Nelson Marquez, PT, EdD, Physical Therapy Editor

Nelson Marquez, PT, EdD, Physical Therapy Editor

Aug. 11 marked my 25th year of living and working in the U.S., having arrived here to work as a contract physical therapist in 1989. In celebrating my 25th year, I decided to drive to Jacksonville, Fla., where most of my former roommates and best friends chose to establish themselves. I wanted to see them to rehash our humble beginnings in the field of physical therapy — when life seemed to be so simple and not as complicated.

Meeting with them was not a disappointment. Although our lives had changed, either due to family obligations or career moves, we still had some good laughs like the good old days. As we reminisced about the past, it became apparent to me that during our initiation to the field of PT, most of our questions at that time revolved around the following themes:

  1. What can I become in the field of PT? An ortho specialist? A neuro specialist?
  2. What would it take for me to move up in my career as a physical therapist?
  3. Will I be successful and last long in the profession?

Perhaps, these are the same questions being mulled by those who are new in the field of PT. After having found the answers to the questions above, the challenge for me now is to determine what my next questions might be.

As I ponder on the next 25 more years of my career in PT, I picked up a magazine that featured Van Phillips, the man who developed the very first C-shaped prosthesis, the “Cheetah” blade. The article described how he came about with the idea, which all began with a question: Why can’t they make a better foot? This ‘why’ question eventually led to ‘what if’ questions, which in turn led to ‘how.’

This article provided me the inspiration for my next possible question that can guide me for the next chapter in my career: Why can’t we?

This question gave me a new perspective in understanding and appreciating the many innovations that surround me. To name a few:

  • Windshield wipers that can be controlled from inside a vehicle: Invented in 1903, Mary Anderson asked the question: “Why can’t windshields be cleared without opening the window?”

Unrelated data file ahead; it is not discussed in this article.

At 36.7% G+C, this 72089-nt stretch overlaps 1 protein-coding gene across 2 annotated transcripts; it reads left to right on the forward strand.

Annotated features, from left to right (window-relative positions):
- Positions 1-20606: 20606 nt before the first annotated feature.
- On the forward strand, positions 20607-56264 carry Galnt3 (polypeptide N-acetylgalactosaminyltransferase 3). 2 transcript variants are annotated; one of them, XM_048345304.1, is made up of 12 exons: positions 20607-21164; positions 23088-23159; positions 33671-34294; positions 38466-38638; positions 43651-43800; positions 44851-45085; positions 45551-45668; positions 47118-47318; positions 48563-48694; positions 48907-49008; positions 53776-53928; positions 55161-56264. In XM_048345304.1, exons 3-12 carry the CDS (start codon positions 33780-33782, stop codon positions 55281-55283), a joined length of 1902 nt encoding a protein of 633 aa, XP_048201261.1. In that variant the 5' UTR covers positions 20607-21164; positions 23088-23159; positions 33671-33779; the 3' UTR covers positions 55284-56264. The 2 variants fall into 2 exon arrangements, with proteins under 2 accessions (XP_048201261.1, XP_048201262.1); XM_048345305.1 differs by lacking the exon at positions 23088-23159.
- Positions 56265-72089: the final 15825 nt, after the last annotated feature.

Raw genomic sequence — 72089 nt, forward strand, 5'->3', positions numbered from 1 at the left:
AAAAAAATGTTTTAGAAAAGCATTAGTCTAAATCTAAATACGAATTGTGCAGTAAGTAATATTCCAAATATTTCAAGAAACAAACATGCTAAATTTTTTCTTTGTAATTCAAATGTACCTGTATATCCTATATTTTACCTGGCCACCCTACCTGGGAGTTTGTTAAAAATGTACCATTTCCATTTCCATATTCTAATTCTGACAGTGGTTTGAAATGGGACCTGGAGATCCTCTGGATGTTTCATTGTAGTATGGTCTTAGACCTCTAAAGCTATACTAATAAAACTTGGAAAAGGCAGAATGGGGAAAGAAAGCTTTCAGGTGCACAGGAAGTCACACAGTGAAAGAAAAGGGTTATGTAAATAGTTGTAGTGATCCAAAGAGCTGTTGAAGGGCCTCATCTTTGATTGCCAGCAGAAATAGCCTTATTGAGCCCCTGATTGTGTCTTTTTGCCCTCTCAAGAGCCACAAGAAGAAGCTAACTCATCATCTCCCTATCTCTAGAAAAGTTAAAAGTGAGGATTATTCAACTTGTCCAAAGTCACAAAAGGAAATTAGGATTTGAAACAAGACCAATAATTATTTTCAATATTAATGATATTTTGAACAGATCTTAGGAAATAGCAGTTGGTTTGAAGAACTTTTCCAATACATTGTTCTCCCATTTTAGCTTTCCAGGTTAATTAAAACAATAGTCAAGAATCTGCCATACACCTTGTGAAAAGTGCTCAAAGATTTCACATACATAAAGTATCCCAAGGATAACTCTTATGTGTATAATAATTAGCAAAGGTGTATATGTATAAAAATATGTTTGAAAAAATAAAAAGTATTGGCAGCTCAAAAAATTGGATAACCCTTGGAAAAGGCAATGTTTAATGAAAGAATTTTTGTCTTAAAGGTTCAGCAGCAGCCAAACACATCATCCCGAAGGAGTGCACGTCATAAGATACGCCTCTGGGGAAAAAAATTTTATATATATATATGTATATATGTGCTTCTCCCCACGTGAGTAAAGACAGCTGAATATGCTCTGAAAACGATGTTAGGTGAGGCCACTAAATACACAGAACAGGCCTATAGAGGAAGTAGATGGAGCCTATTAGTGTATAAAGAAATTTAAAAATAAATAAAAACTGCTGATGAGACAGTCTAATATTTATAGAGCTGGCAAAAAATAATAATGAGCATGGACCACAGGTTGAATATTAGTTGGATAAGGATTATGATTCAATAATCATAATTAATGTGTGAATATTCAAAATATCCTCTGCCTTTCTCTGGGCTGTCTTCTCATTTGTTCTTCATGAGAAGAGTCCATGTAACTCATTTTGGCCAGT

• Gatorade: Dwayne Douglas searched for an answer to his question: “Why are the players losing so much weight during games?”
  • Microwave oven: Percy Spencer observed that a chocolate bar in his pocket had melted while he stood next to an active magnetron tube and asked “Why did my candy bar melt?”

Many times, we get bogged down and upset with legislations being passed that cuts through the very core of what we do as PTs. We lobby hard to either gain or regain what is being threatened to be taken away from us. To some extent, it becomes a “we” against “them” relationship, whether it is with legislators or insurance providers. Which makes me wonder … what if we sit around the table with these folks and instead of arguing and highlighting to them our values as health providers that seem to fall on deaf ears, we ask them the question: “Why can’t we…” followed by premises of our proposed solution strategies? Will things be different?

I do not have the answer but I believe it is worth trying. Hopefully, along the way, innovative solution strategies can be formulated to solve some of the issues that we face in the field. If they can create legislations or guidelines that can curtail our ability to practice the way that we envision, why can’t we think of other strategies to reverse these decisions beyond just touting our value as professionals and what we can offer?

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